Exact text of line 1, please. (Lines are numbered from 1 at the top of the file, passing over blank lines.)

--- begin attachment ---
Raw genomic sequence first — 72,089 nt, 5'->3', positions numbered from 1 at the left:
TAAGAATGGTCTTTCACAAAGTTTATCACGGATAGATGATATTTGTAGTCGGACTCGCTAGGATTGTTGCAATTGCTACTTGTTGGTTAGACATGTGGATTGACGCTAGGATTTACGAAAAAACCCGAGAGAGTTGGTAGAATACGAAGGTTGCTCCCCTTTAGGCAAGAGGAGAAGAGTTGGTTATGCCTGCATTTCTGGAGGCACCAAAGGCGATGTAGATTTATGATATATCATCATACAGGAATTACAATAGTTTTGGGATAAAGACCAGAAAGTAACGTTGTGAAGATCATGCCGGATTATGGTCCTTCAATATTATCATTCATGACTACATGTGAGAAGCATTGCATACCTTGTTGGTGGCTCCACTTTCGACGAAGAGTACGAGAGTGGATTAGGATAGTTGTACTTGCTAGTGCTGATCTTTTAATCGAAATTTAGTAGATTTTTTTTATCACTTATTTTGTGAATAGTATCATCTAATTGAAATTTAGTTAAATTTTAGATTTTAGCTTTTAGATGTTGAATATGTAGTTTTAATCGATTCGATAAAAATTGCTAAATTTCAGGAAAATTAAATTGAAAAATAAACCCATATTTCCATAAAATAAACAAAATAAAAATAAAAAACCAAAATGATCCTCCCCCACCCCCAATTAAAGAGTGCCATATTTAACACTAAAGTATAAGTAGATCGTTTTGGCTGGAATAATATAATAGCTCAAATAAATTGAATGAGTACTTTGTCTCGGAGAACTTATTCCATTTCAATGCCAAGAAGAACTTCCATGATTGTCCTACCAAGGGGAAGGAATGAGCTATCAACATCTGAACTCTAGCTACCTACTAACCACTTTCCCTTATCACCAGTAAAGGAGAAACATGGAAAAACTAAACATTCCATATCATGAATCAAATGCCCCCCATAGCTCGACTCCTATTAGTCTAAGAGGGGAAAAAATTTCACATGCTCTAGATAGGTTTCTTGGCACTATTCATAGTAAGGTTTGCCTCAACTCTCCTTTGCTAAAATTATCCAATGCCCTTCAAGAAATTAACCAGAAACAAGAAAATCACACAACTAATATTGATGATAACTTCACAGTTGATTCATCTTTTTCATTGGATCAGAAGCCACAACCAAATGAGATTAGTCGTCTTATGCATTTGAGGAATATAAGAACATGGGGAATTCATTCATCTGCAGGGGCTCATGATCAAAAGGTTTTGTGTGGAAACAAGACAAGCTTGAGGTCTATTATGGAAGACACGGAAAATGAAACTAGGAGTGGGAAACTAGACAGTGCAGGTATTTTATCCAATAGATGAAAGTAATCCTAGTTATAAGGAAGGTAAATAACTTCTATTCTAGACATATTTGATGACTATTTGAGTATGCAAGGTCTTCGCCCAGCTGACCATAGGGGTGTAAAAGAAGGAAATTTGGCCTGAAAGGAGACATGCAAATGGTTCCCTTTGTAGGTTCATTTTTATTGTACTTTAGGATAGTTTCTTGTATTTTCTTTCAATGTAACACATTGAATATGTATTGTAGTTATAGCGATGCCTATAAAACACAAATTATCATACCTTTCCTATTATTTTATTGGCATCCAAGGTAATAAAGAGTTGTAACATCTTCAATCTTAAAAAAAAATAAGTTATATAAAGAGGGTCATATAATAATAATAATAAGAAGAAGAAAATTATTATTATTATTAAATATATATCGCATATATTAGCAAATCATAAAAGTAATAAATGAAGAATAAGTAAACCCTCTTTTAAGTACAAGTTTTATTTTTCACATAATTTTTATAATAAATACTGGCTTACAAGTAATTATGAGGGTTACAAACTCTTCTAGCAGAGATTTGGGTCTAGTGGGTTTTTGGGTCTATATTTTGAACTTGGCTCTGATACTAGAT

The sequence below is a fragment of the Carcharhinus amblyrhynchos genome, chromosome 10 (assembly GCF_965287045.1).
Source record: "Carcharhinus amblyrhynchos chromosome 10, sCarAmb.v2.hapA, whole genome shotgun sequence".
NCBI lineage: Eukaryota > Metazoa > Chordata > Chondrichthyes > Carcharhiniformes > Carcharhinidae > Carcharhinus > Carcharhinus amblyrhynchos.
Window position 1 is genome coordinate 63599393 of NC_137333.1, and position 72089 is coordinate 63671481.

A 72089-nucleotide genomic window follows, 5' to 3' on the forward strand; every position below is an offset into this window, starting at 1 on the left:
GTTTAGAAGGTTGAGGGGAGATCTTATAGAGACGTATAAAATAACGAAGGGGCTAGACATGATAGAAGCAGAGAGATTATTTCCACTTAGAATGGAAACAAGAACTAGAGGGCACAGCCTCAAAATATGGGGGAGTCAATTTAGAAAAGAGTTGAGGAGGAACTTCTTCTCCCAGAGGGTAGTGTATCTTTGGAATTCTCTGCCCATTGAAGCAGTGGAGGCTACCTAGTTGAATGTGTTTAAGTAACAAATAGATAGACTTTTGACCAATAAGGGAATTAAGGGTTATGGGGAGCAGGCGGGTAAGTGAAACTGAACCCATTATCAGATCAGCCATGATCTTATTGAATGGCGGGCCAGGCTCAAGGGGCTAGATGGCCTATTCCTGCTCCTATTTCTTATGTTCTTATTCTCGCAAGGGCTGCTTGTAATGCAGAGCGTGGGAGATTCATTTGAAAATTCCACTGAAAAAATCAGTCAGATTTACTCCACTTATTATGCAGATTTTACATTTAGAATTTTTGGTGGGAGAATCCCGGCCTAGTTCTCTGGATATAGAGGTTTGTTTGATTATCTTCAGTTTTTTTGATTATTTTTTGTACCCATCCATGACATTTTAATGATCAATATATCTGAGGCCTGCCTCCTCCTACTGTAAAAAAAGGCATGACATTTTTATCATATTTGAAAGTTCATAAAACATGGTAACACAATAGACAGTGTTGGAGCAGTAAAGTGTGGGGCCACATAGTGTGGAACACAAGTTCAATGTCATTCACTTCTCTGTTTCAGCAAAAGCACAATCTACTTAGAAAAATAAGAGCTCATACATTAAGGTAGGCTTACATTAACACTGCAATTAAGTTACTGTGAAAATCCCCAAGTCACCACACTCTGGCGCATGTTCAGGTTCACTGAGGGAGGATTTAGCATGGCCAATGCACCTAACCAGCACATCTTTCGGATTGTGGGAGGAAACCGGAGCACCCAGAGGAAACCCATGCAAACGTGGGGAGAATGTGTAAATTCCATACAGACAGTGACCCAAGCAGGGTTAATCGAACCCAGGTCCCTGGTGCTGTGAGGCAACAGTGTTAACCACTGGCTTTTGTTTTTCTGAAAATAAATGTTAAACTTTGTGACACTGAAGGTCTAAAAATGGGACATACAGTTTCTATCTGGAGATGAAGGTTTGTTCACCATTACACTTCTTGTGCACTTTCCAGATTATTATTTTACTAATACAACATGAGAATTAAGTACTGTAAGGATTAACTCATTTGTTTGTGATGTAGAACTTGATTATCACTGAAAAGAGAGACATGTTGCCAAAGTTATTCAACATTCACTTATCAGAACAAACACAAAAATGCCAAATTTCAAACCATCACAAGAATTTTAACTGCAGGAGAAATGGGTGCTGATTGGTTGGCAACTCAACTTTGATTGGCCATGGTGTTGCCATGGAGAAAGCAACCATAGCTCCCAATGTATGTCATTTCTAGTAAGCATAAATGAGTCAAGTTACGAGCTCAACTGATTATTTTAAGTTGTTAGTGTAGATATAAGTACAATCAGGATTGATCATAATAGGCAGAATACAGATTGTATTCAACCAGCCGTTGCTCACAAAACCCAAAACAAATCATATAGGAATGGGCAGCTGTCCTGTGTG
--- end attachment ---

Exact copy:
Raw genomic sequence first — 72,089 nt, 5'->3', positions numbered from 1 at the left: